You shouldn’t reward people tenured “jobs for life” because you like the rabble that they like to rouse.

  17. wreddyornot says:

    At least Quinn uses his name on what he has published and doesn’t make ugly charges on a blog and hide behind a N. Also he backs up what he says with references, which N should have done here and could have done if his/her assertions were true. But N didn’t.

  18. Thanks for the discussion, all. I was very careful, though, in avoiding the controversial topic of Quinn’s academic chops, and I would appreciate if everyone else did, too.

  19. Stephen Smoot says:

    I first read Early Mormonism and the Magic World View when I was in high school. At the time, I was highly impressed with what he produced.

    Then I encountered these two reviews by William Hamblin and John Gee:

    Well, let’s just say my enthusiasm for Quinn has died down a bit. His methodology, upon further reflection, seems something like Nibelyesque parallelomania on steroids. So I’ve come to be very careful with using Quinn.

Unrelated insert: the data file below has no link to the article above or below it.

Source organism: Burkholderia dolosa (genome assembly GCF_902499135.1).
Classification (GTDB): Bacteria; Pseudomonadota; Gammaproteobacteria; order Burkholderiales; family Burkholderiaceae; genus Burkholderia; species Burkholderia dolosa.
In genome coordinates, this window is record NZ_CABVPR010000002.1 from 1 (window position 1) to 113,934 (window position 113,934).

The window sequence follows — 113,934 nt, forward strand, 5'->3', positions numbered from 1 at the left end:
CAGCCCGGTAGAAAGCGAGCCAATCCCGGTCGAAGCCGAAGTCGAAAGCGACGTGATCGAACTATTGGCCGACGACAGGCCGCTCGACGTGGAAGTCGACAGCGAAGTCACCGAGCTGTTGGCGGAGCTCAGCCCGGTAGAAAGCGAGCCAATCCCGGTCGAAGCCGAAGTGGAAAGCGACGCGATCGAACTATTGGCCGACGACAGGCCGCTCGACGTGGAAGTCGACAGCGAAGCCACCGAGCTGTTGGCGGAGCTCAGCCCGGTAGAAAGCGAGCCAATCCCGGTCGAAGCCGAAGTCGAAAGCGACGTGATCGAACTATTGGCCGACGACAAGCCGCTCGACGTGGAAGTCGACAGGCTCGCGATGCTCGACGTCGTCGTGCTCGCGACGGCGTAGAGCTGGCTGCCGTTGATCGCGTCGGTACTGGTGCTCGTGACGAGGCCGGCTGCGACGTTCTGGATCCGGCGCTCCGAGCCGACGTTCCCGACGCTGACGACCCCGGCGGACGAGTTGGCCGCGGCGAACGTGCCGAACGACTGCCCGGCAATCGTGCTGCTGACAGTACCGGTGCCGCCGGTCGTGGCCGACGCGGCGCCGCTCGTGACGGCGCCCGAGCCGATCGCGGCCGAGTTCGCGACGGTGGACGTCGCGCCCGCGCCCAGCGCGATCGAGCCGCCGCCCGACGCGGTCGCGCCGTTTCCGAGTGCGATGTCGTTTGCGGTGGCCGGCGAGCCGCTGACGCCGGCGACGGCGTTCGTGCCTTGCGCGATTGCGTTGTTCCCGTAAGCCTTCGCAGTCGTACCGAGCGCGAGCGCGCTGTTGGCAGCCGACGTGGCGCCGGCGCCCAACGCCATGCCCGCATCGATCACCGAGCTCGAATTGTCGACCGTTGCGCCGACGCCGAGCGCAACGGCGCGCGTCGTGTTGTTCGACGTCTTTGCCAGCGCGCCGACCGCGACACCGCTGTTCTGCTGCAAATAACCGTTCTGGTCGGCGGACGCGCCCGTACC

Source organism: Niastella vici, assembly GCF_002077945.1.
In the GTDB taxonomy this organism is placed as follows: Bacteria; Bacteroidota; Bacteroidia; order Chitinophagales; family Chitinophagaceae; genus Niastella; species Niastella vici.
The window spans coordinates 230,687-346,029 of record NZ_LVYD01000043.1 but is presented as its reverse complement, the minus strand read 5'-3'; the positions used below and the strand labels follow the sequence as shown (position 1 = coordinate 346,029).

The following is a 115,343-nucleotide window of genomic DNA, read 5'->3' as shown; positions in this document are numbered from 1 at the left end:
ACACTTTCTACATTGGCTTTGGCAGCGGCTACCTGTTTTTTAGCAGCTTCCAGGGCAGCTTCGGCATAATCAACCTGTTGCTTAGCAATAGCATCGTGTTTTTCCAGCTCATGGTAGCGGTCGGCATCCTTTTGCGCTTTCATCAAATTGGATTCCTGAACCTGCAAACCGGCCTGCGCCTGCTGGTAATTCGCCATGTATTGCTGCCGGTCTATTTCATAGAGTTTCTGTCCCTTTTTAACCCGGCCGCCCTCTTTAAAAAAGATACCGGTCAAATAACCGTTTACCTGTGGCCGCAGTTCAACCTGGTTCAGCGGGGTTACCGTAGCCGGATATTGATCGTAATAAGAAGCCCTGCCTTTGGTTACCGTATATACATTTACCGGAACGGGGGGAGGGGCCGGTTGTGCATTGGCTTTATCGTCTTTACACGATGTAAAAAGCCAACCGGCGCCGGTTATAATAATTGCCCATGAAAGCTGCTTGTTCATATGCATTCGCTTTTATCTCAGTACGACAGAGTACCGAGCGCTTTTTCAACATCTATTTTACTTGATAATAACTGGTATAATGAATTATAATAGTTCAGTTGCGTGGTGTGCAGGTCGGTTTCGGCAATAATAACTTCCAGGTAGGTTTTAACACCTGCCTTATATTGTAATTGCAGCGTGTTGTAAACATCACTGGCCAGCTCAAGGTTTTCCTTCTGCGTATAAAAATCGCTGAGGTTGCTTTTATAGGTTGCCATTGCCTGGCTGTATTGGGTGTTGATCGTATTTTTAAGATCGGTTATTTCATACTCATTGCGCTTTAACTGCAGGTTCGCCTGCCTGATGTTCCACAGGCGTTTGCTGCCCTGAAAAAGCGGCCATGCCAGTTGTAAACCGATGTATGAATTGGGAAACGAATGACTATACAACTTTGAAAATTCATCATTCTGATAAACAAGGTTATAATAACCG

Still, I thought the Slate article was good, well written, and, overall, fair.

  20. I herein repeat my request to avoid discussions of Quinn’s scholarly credentials, and hereby threaten moderation to those who do not heed my counsel. Those are important discussions, sure, but for another time and another place.

  21. I guess I don’t get your request, Ben. I won’t comment on Quinn’s scholarly chops because I have never evaluated them, but isn’t the entire conclusion of the profile that an otherwise gifted, important scholar has been denied a place in the academy because of small-minded mainstream Mormon retribution? If Quinn is a tendentious researcher rather than a serious scholar, his failure to get an academic appointment isn’t the product of irrelevant and tragic retribution, but because he didn’t independently deserve one. It’s just impossible to place Quinn and his legacy into context without objectively assessing claims that he isn’t a serious academic.

  22. “Nibelyesque” is my new Challenge Word, and will continue to be so until I am able to use it in “normal” conversation. Wish me luck!

  23. Quinn, Hanks Fielding Anderson and to a lesser extent, Compton are the martyrs for the cause. Only their public execution, if you will, could bring the issue to the light. Quinn, I suspect, will go down as the greatest LDS historian/researcher because he removed the obstacles and brought the field into the light. The only other who can stand beside him is Juanita Brooks, her scholarship beside the point.